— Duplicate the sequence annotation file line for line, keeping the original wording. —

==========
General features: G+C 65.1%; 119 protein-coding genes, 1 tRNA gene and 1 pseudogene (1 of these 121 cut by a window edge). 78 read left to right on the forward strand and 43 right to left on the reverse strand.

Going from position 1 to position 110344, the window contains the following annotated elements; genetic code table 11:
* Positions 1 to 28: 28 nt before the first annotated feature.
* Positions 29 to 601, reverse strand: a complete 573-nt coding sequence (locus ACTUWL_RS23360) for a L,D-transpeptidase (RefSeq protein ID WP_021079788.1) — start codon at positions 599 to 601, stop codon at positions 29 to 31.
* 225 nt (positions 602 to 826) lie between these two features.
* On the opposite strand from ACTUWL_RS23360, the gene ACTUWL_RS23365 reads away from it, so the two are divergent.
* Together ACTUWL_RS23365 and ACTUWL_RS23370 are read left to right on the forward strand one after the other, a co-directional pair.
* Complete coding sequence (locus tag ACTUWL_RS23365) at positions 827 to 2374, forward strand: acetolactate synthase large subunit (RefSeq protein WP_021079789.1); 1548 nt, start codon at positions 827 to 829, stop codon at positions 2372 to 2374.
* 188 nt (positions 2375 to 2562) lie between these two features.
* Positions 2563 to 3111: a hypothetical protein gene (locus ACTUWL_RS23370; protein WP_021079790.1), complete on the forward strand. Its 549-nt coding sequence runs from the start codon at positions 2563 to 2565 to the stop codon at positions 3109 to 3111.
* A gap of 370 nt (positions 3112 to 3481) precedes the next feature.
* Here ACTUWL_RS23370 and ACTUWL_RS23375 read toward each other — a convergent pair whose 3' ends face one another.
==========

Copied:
General features: G+C 65.1%; 119 protein-coding genes, 1 tRNA gene and 1 pseudogene (1 of these 121 cut by a window edge). 78 read left to right on the forward strand and 43 right to left on the reverse strand.

Going from position 1 to position 110344, the window contains the following annotated elements; genetic code table 11:
* Positions 1 to 28: 28 nt before the first annotated feature.
* Positions 29 to 601, reverse strand: a complete 573-nt coding sequence (locus ACTUWL_RS23360) for a L,D-transpeptidase (RefSeq protein ID WP_021079788.1) — start codon at positions 599 to 601, stop codon at positions 29 to 31.
* 225 nt (positions 602 to 826) lie between these two features.
* On the opposite strand from ACTUWL_RS23360, the gene ACTUWL_RS23365 reads away from it, so the two are divergent.
* Together ACTUWL_RS23365 and ACTUWL_RS23370 are read left to right on the forward strand one after the other, a co-directional pair.
* Complete coding sequence (locus tag ACTUWL_RS23365) at positions 827 to 2374, forward strand: acetolactate synthase large subunit (RefSeq protein WP_021079789.1); 1548 nt, start codon at positions 827 to 829, stop codon at positions 2372 to 2374.
* 188 nt (positions 2375 to 2562) lie between these two features.
* Positions 2563 to 3111: a hypothetical protein gene (locus ACTUWL_RS23370; protein WP_021079790.1), complete on the forward strand. Its 549-nt coding sequence runs from the start codon at positions 2563 to 2565 to the stop codon at positions 3109 to 3111.
* A gap of 370 nt (positions 3112 to 3481) precedes the next feature.
* Here ACTUWL_RS23370 and ACTUWL_RS23375 read toward each other — a convergent pair whose 3' ends face one another.